Foundation Discord

The block of iniquity

I wanted to raise the Sea House Leadlights building up from the project board, to anchor it to the site with a solid foundation and to allow more space for landscaping. For the other buildings in the Sea House compound I have used air-dry clay, as well as our much beloved egg carton and packaging material to simulate boulders and bedrock.

And then.

Eff me, not styrofoam. Wait, yes, styrofoam cut into conveniently sized blocks.

I came across this product, in an ultra-convenient, innocently beguiling craft form. Yes. Styrofoam, one of the evilest manufactured substances on our beleaguered planet.

In anguished indecision, I stood in the aisle of the crap craft store pondering the consequences of my choices and actions. And then, because I had a 40% off coupon, I bought it.

I built a two-tiered foundation on the project board, anchored with glue and toothpicks.

After a couple of base coats of warm and medium gray-green acrylics, I set the build atop the foundation to meld. I’ll add additional highlight details once all of the foundation stones are set.

I added a sill plate? between the structure and the foundation.

On to visualizing the deck surround
Visualizing with measuring and math.
Carrying on.

And so. I am conflicted about the inescapable implications and consequences of my materials choices. And yet, I carry on with this build.

9 thoughts on “Foundation Discord

    • Nancy Enge says:

      Thanks, Sheila! There’s a lot of potential for weatherworn or volcanic rock looks with this material. And it is easily moldable and extremely lightweight and dimensionally stable, all pluses.

  1. 54lizzie says:

    I agree with Sheila’s comment, and may I say as well, that you have made a Beautiful Foundation for your Sea House Leadlights to rest upon: they look exactly like concrete blocks!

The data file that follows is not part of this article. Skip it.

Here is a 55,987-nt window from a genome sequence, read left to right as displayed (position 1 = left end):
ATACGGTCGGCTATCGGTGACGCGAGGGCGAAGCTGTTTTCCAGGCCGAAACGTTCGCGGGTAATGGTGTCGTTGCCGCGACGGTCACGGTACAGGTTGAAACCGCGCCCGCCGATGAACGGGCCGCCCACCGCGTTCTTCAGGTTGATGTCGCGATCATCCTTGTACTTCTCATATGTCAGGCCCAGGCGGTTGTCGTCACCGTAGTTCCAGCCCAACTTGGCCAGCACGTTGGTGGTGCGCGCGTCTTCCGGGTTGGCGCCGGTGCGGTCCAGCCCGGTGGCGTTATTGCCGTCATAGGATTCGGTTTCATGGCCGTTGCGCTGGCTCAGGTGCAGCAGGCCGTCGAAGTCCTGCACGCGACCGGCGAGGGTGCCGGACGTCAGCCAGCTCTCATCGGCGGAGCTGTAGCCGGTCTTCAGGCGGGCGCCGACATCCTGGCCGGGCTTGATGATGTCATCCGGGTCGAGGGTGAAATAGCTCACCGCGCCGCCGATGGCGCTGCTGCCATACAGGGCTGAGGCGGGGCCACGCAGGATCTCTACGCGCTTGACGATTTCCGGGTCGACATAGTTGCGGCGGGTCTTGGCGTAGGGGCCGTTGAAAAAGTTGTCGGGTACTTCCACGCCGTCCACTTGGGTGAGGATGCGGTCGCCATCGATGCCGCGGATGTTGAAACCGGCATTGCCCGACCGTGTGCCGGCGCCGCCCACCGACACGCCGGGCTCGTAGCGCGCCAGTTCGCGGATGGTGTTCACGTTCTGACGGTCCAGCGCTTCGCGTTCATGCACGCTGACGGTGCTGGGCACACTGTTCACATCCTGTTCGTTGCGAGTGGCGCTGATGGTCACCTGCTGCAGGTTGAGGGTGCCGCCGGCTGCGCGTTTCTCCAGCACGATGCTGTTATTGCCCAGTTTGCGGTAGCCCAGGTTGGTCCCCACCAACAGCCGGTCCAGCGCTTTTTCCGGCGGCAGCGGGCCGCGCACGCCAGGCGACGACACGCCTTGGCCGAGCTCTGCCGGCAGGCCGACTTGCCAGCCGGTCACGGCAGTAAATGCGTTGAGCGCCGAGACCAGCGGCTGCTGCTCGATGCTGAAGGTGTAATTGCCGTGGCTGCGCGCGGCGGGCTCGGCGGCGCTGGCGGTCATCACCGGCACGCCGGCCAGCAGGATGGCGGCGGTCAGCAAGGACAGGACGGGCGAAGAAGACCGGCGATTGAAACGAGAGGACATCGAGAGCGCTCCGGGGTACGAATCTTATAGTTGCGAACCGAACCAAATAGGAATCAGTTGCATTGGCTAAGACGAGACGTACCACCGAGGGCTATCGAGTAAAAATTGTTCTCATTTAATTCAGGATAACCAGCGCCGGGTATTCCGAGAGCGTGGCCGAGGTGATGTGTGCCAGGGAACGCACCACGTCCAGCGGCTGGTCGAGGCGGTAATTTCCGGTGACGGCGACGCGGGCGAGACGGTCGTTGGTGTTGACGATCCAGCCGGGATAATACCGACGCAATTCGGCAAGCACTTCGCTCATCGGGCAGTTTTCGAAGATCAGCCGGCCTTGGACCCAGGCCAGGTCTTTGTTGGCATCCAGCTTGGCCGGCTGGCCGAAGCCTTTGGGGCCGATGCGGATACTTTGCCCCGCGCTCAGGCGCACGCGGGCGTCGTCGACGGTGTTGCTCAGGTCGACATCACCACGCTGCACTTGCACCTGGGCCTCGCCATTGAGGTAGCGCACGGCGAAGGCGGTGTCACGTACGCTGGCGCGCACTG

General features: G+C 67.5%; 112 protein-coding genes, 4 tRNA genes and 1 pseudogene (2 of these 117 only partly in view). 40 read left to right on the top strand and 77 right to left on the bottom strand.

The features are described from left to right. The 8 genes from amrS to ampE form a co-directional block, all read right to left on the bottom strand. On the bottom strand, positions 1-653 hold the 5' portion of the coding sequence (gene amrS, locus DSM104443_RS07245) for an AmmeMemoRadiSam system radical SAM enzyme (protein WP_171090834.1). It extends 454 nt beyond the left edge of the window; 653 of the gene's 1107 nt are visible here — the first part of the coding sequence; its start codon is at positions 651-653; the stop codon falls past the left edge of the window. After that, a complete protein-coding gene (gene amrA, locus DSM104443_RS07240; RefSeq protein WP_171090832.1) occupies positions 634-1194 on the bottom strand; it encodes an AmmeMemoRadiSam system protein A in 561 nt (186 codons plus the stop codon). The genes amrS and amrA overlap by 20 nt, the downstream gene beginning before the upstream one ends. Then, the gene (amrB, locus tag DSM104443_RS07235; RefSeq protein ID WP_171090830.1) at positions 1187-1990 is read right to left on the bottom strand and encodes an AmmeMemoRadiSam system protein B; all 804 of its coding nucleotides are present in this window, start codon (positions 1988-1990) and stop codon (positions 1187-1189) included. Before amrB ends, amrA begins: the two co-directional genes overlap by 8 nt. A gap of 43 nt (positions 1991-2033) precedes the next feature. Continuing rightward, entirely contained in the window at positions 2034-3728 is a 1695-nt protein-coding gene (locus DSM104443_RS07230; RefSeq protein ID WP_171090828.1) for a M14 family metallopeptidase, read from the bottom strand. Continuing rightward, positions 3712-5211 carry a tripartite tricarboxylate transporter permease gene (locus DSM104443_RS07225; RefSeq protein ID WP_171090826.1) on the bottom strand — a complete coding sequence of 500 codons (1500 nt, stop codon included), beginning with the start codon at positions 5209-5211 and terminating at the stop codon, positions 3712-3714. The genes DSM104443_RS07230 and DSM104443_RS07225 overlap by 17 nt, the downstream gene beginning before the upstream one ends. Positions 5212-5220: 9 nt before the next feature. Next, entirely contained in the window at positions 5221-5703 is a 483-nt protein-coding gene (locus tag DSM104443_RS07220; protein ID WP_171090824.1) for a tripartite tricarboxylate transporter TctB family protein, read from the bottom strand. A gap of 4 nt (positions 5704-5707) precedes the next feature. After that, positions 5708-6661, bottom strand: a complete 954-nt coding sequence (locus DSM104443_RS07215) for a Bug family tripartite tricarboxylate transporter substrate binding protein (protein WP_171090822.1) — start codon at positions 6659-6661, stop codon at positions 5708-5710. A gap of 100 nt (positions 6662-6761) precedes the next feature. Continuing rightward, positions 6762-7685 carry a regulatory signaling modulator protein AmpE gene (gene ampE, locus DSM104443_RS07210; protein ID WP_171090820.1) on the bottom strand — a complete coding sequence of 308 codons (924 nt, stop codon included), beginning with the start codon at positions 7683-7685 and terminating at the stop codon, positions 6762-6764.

• Nancy Enge says:

      Oh E, thank you. My intention is to make them look like very worn cut granite blocks. Several more coats of acrylics and some strategic moss will hopefully accomplish that.

  2. Bennie says:

    I haven’t seen any new posts from you in awhile. I need to look back and see if maybe I missed them or maybe you just have been super busy. Either way I’m glad to see this update from you. I understand your feeling about Styrofoam. I’m a bit of a tree hugger myself. I’ll let you have a pass on this purchase. The product was already in the store so someone was going to be buy it at some point, why not you. It looks great as well as the rest of the little structure. I hope you’re not near any of those fires that are happening in California. I’ll keep all of you in my thoughts.

    • Nancy Enge says:

      Yes, Bennie, you are correct; I’ve not been the postiest lately. I am both super busy (happily) and super contemplative (less so); I think you know how that goes. I’m with you on the environmental implications of styrofoam, and appreciate your leniency :) Just this once, I promise.
      However. More and more I find myself on the frontline of the impact of my purchasing decisions, in a whole new urgent way. This is not my chosen forum for environmental activism, but I seem to have reached a point when all things collide.
      I am near all the fires happening in California, by proximity or loved ones. I so appreciate your concern, and hold dear your thoughts. Thank you.

      • Bennie says:

        I meant to add, if you didn’t tell me it was Styrofoam my first thought was sponges cut up. Of course the sponges probably wouldn’t be very sturdy in comparison to Styrofoam but looks wise they’ve got that pores kind of look the way that the Styrofoam look too.

  3. Marion says:

    nancy, this material looks very interesting. the scale is a little large, but this does not matter for the foundataion of your sea house – it looks perfect!

    • Nancy Enge says:

      Hi Marion!, and thank you! I was surprised that these could pass muster as believable 1:12 scale foundation building blocks. There are still a few more coats of paint, and then moss to apply, but I think they will resemble the granite rubble from the San Francisco 1906 earthquake commonly re-used in structures on the coast.

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